Electricity Grid Wildfire Risk Mitigation

Sun setting behind the silhouette of electricity pylons

ForestSAT AI helps build Wildfire risk mitigation plan by for prevention forest fires in vicinity of grid. It is not only important to eliminate the risk of a wildfire originating from grid but also to protect the grid from mega fires and fire tornados. 

ForestSAT wildfire fire mitigation solution goes deeper and farther than trimming of trees in the immediate vicinity of power lines. It analyses fuel buildup in the general area that might explode at the first spark. 

ForestSAT AI makes it possible to commission, monitor and document smart vegetation management in larger risk areas and coordinating action with multiple responsible agencies.


Regulators worldwide , starting with California, are making it mandatory for companies to state their wildfires risk mitigation plants and hold electric utilities accountable for preventing fires caused by their equipment.

Since 2015, power lines have caused six of California’s 20 most-destructive wildfires.  

Power lines and transformers are prone to causing or inflaming Forest Fires by falling trees, sparks from raging wildfires and flying debris. 

Conventional and cursory trimming of branches in the immediate vicinity of power lines is no longer sufficient. 

A comprehensive strategy and action plan is needed by utilities and is now not voluntary. 

Given the scale of costs, claims, penalties utilities are now required to prioritise grid safety and wildfire mitigation action.

ForestSAT machine learning models analyze Satellite Data from multiple satellites going back several years to provide a comprehensive AI actionable intelligence:

  • Our satellite imagery and multispectral data gives perspective far beyond the vicinity of the grid along its whole length.
  • Analysis of fuel build up
  • Fire areas-at-risk analysis
  • AI generated project tasks for work order generation
  • The electric grid in Southern Europe, US West is facing enormous challenges from wildfires and severe droughts fueled by climate change. On their part Utilities are fully aware of the risks and now commissioning geospatial data for going farther than ever before in fire risk mitigation.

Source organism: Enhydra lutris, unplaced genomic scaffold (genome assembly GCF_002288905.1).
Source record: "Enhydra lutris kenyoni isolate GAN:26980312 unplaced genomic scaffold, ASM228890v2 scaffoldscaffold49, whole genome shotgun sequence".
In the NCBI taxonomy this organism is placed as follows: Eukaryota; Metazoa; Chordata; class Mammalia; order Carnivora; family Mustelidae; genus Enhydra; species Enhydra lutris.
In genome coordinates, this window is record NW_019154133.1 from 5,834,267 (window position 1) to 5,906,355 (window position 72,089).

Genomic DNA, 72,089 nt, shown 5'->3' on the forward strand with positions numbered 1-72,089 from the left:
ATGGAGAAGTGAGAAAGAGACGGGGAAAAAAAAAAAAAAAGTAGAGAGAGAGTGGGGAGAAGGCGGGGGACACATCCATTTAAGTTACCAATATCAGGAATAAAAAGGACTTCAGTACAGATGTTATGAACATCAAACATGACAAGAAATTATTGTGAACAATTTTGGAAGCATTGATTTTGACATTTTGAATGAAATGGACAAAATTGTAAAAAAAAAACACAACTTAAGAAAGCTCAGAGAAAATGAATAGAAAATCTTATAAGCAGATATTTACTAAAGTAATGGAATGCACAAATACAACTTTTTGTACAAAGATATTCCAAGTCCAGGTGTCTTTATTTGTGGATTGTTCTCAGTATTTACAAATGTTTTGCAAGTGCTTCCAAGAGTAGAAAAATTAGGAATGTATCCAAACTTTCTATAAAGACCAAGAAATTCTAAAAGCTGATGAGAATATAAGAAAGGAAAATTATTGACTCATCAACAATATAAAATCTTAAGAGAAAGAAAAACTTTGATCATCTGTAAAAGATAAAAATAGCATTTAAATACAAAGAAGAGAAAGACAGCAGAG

Ageing power lines in drought hit forests in extreme heat and thunderstorms are very often the cause of wildfires. For example, US Utility PG&E filed for bankruptcy after the company’s equipment sparked several wildfires in the past few years, including the 2018 CampFire blaze that killed more than 80 people and razed the town of Paradise, California.

California’s witnessed 15 out of the 20 largest wildfires in its history since 2000, and suffered 10 of its most costly and destructive fires just in the last five years, according to California’s Department of Fish and Wildlife. This includes six of the twenty deadliest wildfires.

While multiple agencies, forest departments, municipal, state, and federal governments are responsible for wildfire prevention and mitigation, electric utilities are now given a special responsibility under the law because electricity grid power lines are a leading cause of California wildfires.

Case studies by BLM, conclude that the true cost of a wildfire is “anywhere from 2 to 30 times the more commonly reported suppression costs.” A 2018 research paper by researchers at UCL London totals the full cost of California’s 2018 fires at $102.6 billion, approximately 0.5% of the U.S. annual GDP. Significantly, the indirect costs total $42.7 billion and rival the $59.9 billion in capital losses and health costs that year.

The California Public Utilities Commission (PUC) approved $550 million in penalties for Edison International’s (EIX.N) Southern California Edison (SCE) power utility for violations related to the ignition of five 2017–2018 wildfires. – Reuters

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